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Emacs 24.5 released (gmane.org)
188 points by deng on Apr 10, 2015 | hide | past | web | favorite | 17 comments

The NEWS link on gnu.org leads to a 404 so here are the changes copied from Savannah.

    * Changes in Emacs 24.5

    ** This is mainly a bug-fix release, but there are some other changes.

    ** The default value of `history-length' has increased to 100.

    ** The variable `redisplay-dont-pause' is obsolete.

    * Changes in Specialized Modes and Packages in Emacs 24.5

    ** `call-process-shell-command' and `process-file-shell-command' no longer
    take "&rest args".

    ** The option `browse-url-firefox-startup-arguments' no longer has an effect.

    ** ERC

    *** New option `erc-rename-buffers'.

    *** New faces `erc-my-nick-prefix-face' and `erc-nick-prefix-face'.

    *** `erc-format-@nick' displays all user modes instead of only op and voice.

    *** The display of irc commands in the current buffer has been disabled.

    *** `erc-version' now follows the Emacs version.

    ** Obsolete packages

    *** cc-compat.el

    *** crisp.el (moved to elpa.gnu.org)

    *** tpu-edt.el, ws-mode.el
    These emulations of old editors are believed to be no longer relevant
    - contact emacs-devel@gnu.org if you disagree.

    *** vi.el, vip.el (try M-x viper instead)

...and here's what we're looking forward to in 25.1 (corrected): http://git.savannah.gnu.org/cgit/emacs.git/plain/etc/NEWS

Package.el will attempt to download asynchronously by default. `package-selected-packages` tracks user-installed packages vs. dependencies of other packages. `package-autoremove` will remove packages that were installed as dependencies but no longer used. New minor mode enabled by default, `global-eldoc-mode`. Eww can render HTML with variable-width fonts. Good stuff. :)

I think that link is for the bleeding edge dev version. It says 25.1 rather than 24.5. Looks like its going to be a good release tho. :)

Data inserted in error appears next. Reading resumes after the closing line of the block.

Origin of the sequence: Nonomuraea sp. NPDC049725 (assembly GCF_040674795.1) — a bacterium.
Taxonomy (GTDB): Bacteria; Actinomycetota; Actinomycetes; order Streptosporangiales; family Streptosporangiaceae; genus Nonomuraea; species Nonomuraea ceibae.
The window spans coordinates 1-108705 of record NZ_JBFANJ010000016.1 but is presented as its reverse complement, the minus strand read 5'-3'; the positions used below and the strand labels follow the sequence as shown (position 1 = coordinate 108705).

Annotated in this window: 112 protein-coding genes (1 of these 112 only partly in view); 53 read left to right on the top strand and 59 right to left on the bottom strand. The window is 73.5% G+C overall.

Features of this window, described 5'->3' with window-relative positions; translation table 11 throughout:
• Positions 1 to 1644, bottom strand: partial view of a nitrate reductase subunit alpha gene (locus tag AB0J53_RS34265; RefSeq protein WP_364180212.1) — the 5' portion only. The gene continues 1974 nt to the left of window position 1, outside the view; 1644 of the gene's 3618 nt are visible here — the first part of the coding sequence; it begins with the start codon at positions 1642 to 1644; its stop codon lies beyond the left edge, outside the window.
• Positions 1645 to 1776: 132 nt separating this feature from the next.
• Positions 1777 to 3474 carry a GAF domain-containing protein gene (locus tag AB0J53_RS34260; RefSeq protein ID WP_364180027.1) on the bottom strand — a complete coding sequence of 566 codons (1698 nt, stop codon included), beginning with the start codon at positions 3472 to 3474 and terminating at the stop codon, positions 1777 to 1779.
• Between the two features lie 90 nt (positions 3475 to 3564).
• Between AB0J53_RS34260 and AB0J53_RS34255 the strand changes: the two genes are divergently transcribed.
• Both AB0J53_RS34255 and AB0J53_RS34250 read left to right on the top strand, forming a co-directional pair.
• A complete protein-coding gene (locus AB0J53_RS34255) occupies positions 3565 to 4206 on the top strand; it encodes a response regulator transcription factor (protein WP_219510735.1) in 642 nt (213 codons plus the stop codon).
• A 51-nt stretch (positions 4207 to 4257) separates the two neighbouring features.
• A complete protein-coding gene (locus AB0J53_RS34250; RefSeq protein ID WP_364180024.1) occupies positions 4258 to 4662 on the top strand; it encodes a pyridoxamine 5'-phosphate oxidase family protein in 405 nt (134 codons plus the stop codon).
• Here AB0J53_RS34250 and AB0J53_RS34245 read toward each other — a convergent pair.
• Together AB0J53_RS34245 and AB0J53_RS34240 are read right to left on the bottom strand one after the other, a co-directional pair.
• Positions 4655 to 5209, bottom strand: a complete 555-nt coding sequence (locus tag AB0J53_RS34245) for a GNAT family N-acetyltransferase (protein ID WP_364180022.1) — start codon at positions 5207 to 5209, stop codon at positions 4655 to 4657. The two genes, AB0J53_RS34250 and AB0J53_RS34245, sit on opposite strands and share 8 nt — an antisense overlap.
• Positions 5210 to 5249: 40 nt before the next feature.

Whoops, you're right (for the stuff I posted under the paste)! Fixed.

Emacs is currently my preferred operating system, and I wish I could use it for everything. One problem is the Web. A modern browser is also an operating system of it's own, and while it is possible to embed a full-featured browser into Emacs, it can't be fully integrated. We need an Emacs-based alternative to the Web, something decentralized, maybe Xanadu-like! Just dreaming.

It's a nice dream. Emacs Xanadu-land is a place I'd like to visit.

The web is ready for replacement. We need an alternative. A new place for all the cool kids to hang out.

It's downloadable now at http://emacsformacosx.com/

Can anyone comment on why they are tag-averse? In my mental model, applying the git tag is just a standard (and arguably the first) step in making a release.

This link is 404 as of this comment:


They just switched to git from bazarre recently, it's possible they are using it idiosyncratically at the moment

It's more than just possible, it's likely. They have recently had long flame wars because old timers don't want to, and think they shouldn't have to, learn about the git's "index" and think git should be changed to push on commit like cvs. Give them time.

This reminds me that with git sometimes you don't have anything to push to.

Example 1: a repository is local by definition and if you work alone you can back it up to your USB disk and never push it to any remote.

Example 2: there are many ways to send diffs to other developers. Push is one of them but you can also use git-format-patch and git-send-email together to mail them to your team.

http://git-scm.com/docs/git-format-patch http://git-scm.com/docs/git-send-email

It was a mistake. The tag wasn't pushed is all.

How long does it usually take before the latest version is available for Windows?

I have seen it vary from a few days to a week or more. In case you just want to try the latest features, I can recommend unofficial emacs-w64 builds (http://sourceforge.net/projects/emacsbinw64/). Been using a build from here for months and found it to be fairly stable.

Does anyone know what the obstacles are to an official 64-bit Windows build? There are multiple unofficial builds in the wild and at least one (linked in the parent comment) builds without patches.

I've done some emacs building on Windows before, and I think it's more to do with all the dependencies.

There are so many of precompiled dependencies available for 32-bit, but last time I checked, it's not the case for 64-bit, so you have to resort to compiling those dependencies as well. Though this situation may now be better, but that was major issues when I looked into 64-bit before.

How does it compare to Aquamacs?

Aquamacs is a heavily customized emacs based on GNU Emacs. I'm not sure how or if Aquamacs resynchronizes with GNU Emacs, but in principle, a new release of Aquamacs might start with this release of GNU Emacs as a base.

In general, I've found the platform integrations of Aquamacs to not be worth the trouble and package incompatibilities that they appear to introduce. I'm not using OS X these days, but up until a couple of months ago, I tended to use either the "Emacs for OSX" distribution, or compile my own via Homebrew.

I think it's pretty common for people to recommend using one of the more "vanilla" versions of GNU Emacs over Aquamacs these days.

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